Expanding Bitcoin Ecosystem and Utility Put to Rest Centralization Questions

On May 6, 2020 at 2:10 pm UTC by CoinSpeaker Staff · 5 min read
Photo: Unsplash
Photo: Unsplash

Bitcoin is still the most valuable digital asset and its security is being guaranteed by the community of miners and providers. Such providers as CoinFly eliminate fears of users about the centralization.

Thing is, we cannot measure the success of blockchain using one parameter. There are several factors that come into play, and yes, the community is still paramount. Reason? Well, the source code of leading projects like Ethereum, Bitcoin, and Ripple‘s XRP, is open. It is available for individuals that can decide to “play” and even fork it.

This could explain the many splits of Bitcoin source code since 2009 when the tons of possibilities enabled by Bitcoin infiltrated the mass media. We have had Bitcoin Cash, Bitcoin Private, and several others. It doesn’t really matter because as it is, Bitcoin is still king.

But Bitcoin as a protocol is nothing without the involvement of active developers, punters, investors, and true believers. The community of miners and providers guarantees the security of the world’s most valuable digital asset.

The anonymous founder Satoshi Nakamoto implemented the Proof-of-Work consensus algorithm that made it mandatory for nodes, willing to compete for the 12.5 BTC released after every successful block, to invest in expensive (and on-demand) mining gear.

The Age of ASICs and Centralization Questions

Competition is cut-throat. Because of application-specific integrated circuits (ASICs), mining from CPU—and perfect decentralization, is out of the question. Even GPU mining in Bitcoin won’t simply cut it. Only the latest energy-efficient, high hash rate mining equipment joining forces to form a coalition of miners called pools can compete in the heavily industrialized mining scene for a share. Regarding Bidl the first mining pool was created in November 2010 and called Slush Pool.

And it is not even guaranteed because there are thousands of mining pools and farms distributed across the globe angling for the same block released every 10 minutes. The industrialization and the requirement of heavy investment in specialized ASIC miners calls into question whether Bitcoin is truly “decentralized” as designed by Satoshi Nakamoto.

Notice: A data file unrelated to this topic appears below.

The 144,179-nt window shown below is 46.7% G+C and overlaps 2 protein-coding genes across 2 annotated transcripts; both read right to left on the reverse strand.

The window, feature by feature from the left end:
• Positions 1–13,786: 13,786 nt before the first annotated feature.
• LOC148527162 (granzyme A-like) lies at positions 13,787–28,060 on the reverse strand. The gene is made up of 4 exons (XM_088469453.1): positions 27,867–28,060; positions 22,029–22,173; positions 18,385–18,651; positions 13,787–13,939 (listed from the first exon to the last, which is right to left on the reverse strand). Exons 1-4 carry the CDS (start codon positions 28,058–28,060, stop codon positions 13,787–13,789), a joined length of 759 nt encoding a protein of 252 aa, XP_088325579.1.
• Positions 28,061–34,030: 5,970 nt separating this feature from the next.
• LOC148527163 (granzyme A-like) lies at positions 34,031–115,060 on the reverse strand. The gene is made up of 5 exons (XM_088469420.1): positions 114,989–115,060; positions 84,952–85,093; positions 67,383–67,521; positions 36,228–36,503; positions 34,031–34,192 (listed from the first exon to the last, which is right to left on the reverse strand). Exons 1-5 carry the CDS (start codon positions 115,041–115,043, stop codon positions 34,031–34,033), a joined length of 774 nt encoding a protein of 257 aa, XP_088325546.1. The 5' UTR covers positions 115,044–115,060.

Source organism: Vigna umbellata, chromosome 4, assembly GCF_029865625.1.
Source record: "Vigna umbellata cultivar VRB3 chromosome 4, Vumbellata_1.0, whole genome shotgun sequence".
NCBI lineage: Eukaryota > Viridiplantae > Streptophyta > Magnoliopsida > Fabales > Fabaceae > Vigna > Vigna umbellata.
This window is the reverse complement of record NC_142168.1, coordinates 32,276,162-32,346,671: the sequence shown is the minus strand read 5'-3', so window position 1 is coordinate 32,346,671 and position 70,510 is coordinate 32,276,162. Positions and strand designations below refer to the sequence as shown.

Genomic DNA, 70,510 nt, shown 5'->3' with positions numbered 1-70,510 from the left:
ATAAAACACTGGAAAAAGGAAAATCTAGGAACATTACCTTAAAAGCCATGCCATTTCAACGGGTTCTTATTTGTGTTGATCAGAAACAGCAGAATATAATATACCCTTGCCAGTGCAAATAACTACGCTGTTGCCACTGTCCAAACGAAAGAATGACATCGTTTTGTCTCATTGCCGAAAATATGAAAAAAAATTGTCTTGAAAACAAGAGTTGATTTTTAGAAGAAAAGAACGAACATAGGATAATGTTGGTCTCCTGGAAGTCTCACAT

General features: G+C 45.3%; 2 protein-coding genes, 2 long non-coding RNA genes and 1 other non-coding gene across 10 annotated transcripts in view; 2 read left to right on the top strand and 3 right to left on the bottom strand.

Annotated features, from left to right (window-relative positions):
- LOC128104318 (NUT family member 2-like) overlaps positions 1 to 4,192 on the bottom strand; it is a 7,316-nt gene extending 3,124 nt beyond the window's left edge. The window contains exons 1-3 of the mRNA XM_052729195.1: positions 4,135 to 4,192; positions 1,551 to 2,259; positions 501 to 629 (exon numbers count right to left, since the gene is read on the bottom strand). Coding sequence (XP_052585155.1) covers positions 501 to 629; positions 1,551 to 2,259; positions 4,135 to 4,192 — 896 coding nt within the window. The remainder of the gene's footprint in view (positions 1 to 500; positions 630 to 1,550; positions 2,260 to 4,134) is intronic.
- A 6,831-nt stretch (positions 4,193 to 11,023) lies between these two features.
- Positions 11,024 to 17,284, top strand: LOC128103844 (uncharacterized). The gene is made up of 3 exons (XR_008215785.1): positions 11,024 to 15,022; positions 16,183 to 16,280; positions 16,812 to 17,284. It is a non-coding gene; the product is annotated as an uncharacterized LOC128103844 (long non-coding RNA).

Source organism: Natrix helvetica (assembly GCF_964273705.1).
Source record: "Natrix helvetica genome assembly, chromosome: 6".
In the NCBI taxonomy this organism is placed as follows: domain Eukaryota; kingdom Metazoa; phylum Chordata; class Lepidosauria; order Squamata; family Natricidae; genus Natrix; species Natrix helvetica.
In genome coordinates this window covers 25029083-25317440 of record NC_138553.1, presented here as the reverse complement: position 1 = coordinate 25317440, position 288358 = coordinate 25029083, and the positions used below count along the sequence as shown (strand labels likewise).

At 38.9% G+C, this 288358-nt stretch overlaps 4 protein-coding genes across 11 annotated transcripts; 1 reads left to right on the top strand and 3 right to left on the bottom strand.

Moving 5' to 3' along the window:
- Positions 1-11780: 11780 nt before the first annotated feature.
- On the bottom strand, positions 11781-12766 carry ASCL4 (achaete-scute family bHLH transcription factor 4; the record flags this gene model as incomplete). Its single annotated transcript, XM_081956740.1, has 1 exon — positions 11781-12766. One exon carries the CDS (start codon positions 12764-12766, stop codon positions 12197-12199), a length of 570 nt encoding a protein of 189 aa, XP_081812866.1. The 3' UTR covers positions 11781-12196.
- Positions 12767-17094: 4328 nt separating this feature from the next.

Contrary to what should have been expected, Bitcoin is classified as a truly decentralized network by most regulators. The U.S. SEC, for example, has endorsed Bitcoin and Ethereum. As such, their native currencies, BTC and ETH, are utility assets.

However, there are many ways of interpreting this.

Community Is Decentralized and Members Are Agents

Bitcoin as a network has grown by leaps and bounds over the years. From a mining perspective, the evolution from CPU to ASIC shows how strong the demand is and how community members distributed across the globe makes it easy for even more users to participate.

For example, CoinFly which is a portal where users—with little or prior knowledge of mining, can be connected to honest mining pools, have flourished. To further easy things for their users, they have a crypto operating system which has a monitoring module with readily available mining hardware support.

Additionally, since miners are aggregated from the rest of the world, this represents distribution and decentralization since CoinFly and similar providers won’t exist without the community of miners funneled into select mining pools. This in a way, trumps the centralization question.

Expanding Bitcoin Ecosystem

On another plane, the distribution of coin holders as revealed by the number of unique addresses could be another way to measure the level of BTC decentralization. Unlike emerging projects serving the finance niche where over 50 percent of the total supply is held by a few individuals, BTC ownership is distributed evenly and no one individual can claim majority ownership. Mined Bitcoins are held by institutions, retailers, governments, and traders.

Ahead of May 2020 halving, GlassNode—a blockchain data provider, notes that there has been a marked increase in activity and specifically, the number of active Bitcoin addresses shot up 19 percent in March. Coincidentally, in March, the price of Bitcoin—and the crypto market, sunk as the spread of coronavirus disrupted activities in China, Europe, and the United States.

“The active entities metric represents Bitcoin’s active addresses, clustered to remove in-house transactions. Its increase represents a change from the relatively lower levels of activity seen after the crash of March 2020, and may indicate new investors entering the market”.

“As global markets continue to see massive uncertainty and instability – and traditional “safe haven” assets such as oil plummet in price – BTC is becoming a more attractive asset, acting as a hedge against traditional financial markets”.

As observed, the number of Bitcoin addresses continues to surge quarter to quarter cementing the coin’s position as a utility that is scarce and valuable. Bitcoin serves different purposes. It can be a store of value competing with gold, a speculative asset for trading, and electronic money where it is treated as a medium of exchange.

Interestingly, one need not buy, set-up, and maintain gear to mine Bitcoin. The presence of providers such as CoinFly—who in Q3 2020 plans to introduce an AI-based hardware overclocking settings and video surveillance, makes it easy for users, only highlights how the growth of the Bitcoin ecosystem is more important than fears of miner centralization.

Altcoin News, Bitcoin News, Blockchain News, Cryptocurrency news, Ethereum News
CoinSpeaker Staff
Author: Andrey Sergeenkov

Cryptocurrency investor, journalist, analyst, and growth hacker. I cover crypto, blockchain, crowdfunding, and education.

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